Posted on April 16, 2021

Migrants Will Be Required to Speak Swedish to Become Citizens Under New Laws

Chris Jewers, Daily Mail, April 9, 2021

Migrants entering Sweden will be required to speak Swedish in order to become citizens under new laws the country is expected to introduce this summer.

A bill has now been submitted by Sweden’s centre-left government after proposals were drawn up in January this year.

Under the new laws, anyone seeking permanent residency in the Scandinavian country will be required to prove that they can speak the language, as well as prove that they can support themselves while living in the country.

‘We think that a basic knowledge of Swedish and knowledge of society is a reasonable demand to make,’ said the country’s Justice Minister Morgan Johansson, according to The Daily Telegraph.

Sweden opened its doors to thousands of migrants flooding into Europe in 2015 but has since been rocked by a surge in gang violence, bombings, shootings and sex attacks that has caused unrest.

Johansson said the new policy has been designed to be tougher than the legislation that was in place before the 2015 migrant crisis, that saw 160,000 people seeking asylum in the country – more per-head than any other country in Europe.

‘This means that we will be in line with other EU countries, which among other things will mean that Sweden is no longer a magnet for asylum seekers as we were during the refugee crisis in 2015,’ he said, according to the newspaper.

The bill has been proposed by Sweden’s ruling minority coalition. This is made up of the leading centre-left Swedish Democrats who are in alliance with the Greens.

The law will make some of the restrictive measures in place in temporary emergency legislation – that was brought in at the height of the crisis – permanent.

One of the more controversial measure sis that successful asylum seekers will not be granted permanent residency by default, and instead will have to wait three ears to meet a list of requirements before applying for citizenship.

Talks over the new legislation have led to disagreements within the minority coalition, with the minority Liberal party threatening in February to pull out of the inter-party agreement that props up the ruling coalition.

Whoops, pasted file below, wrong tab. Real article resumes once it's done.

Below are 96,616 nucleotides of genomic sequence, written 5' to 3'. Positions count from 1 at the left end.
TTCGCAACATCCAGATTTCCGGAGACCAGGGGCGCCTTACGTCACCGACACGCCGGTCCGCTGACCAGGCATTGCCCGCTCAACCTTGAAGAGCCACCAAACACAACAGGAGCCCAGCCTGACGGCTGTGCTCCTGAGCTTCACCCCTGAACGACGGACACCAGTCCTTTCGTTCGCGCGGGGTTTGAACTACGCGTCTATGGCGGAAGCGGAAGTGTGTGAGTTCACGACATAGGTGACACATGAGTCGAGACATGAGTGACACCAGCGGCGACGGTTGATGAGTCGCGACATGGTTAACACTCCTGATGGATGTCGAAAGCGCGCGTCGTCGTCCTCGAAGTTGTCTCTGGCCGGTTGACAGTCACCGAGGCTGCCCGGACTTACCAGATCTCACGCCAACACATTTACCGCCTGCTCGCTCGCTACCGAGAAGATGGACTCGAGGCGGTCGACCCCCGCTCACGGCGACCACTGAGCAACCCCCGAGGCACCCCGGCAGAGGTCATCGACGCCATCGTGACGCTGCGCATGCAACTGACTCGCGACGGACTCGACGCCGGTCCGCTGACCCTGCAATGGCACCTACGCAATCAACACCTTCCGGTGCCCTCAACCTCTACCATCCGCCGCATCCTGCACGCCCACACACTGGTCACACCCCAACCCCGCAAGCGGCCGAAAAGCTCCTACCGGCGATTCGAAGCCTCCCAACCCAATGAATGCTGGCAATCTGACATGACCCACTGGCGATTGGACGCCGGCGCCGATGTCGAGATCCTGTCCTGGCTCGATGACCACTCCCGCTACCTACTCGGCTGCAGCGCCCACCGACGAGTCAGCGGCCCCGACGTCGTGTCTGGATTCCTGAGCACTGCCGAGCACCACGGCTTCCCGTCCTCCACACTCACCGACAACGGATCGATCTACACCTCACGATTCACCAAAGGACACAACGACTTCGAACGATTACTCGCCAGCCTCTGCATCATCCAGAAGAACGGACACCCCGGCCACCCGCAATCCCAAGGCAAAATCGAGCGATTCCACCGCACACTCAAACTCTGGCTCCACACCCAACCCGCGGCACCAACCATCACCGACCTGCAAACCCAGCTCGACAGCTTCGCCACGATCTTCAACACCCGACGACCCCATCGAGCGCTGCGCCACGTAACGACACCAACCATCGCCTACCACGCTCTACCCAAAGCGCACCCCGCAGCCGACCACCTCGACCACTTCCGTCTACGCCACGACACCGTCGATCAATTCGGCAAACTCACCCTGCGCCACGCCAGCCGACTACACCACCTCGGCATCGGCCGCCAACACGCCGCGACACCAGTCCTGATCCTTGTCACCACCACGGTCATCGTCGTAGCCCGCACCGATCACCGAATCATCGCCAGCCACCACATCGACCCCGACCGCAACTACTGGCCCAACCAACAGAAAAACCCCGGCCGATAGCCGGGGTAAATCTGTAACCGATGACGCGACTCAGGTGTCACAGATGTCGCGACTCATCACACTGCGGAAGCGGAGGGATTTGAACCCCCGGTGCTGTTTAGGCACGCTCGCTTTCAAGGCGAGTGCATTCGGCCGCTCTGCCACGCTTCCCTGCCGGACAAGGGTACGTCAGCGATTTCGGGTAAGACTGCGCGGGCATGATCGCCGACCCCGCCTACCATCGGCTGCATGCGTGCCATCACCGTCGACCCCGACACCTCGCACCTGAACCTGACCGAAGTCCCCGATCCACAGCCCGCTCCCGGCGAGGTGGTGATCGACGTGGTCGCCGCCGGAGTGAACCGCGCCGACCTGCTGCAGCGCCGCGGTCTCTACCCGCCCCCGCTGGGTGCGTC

Their threat to leave was due to a mercy clause – that was added to placate the pro-immigration mercy clause – which would mean permanent residency can be considered in specific circumstances.

These include ‘especially distressing circumstances’, for children, and adults who have temporary residency and have developed a ‘special attachment’ to the country, even if they do not otherwise meet the criteria.

Following the publication of the bill, the centre-Right moderate party complained saying the mercy clause was ‘an effective amnesty’ for the child asylum seekers from Afghanistan who came to Sweden in 2015.

On that basis, the Right-wing populist Sweden Democrats said it would campaign for the new law to be ‘ripped up’.

The language tests – in which applicants will have to prove their speaking, listening, reading and writing levels – cost 2,000 kronor (£175), while the civil component costs 500 kronor (£45).

Applicants can also provide proof of citizenship by passing Grade 9 in a Swedish high school, equivalent to Year 11 in the UK.

Stateless, disabled and illiterate people have to show they have tried to reach the required level even if they are unsuccessful.

Other Nordic citizens will not have to take the test as they do not need to apply for citizenship, The Local reported earlier this year.

It is expected that the bill will be put to parliament and come into force before the summer.

Sweden opened its doors to thousands of migrants flooding into Europe in 2015 but has since been rocked by a surge in gang violence, bombings, shootings and sex attacks that has caused unrest.

As a result the country has seen growing support for far-right anti-migrant parties, which the Social Democratic Party is hoping to stem by shifting to the right itself.

The country saw 257 bombings and more than 300 shootings reported in 2019, and there has also been a rise in far-right attacks and the resurgence of the former white nationalist group Sweden Democrats, now the third biggest party in government.

A recent controversial case saw a Swedish judge refusing to deport two Eritrean nationals who were convicted of aggravated rape because the pair were military deserters who would face punishment on their return.

The men, aged 30 and 32, were convicted in a Stockholm court of raping the woman for hours in an apartment in the city while threatening her with a knife.

The pair have been living in Sweden for several years and have been granted refugee status by the government.

If returned, the UN warned the deserters faced arbitrary detention, extrajudicial punishment and conscription that amounts to forced labour.

Sweden has also been struggling to control criminal gangs from the Middle East.

Erik Nord, Gothenburg’s chief of police, told MailOnline in January: ‘These criminal clans have a completely different culture that makes them very difficult to tackle with normal police methods.

‘We need more police and our courts and prisons need to be reinforced to deal with this situation urgently. Otherwise we will turn into a gangsters’ paradise.’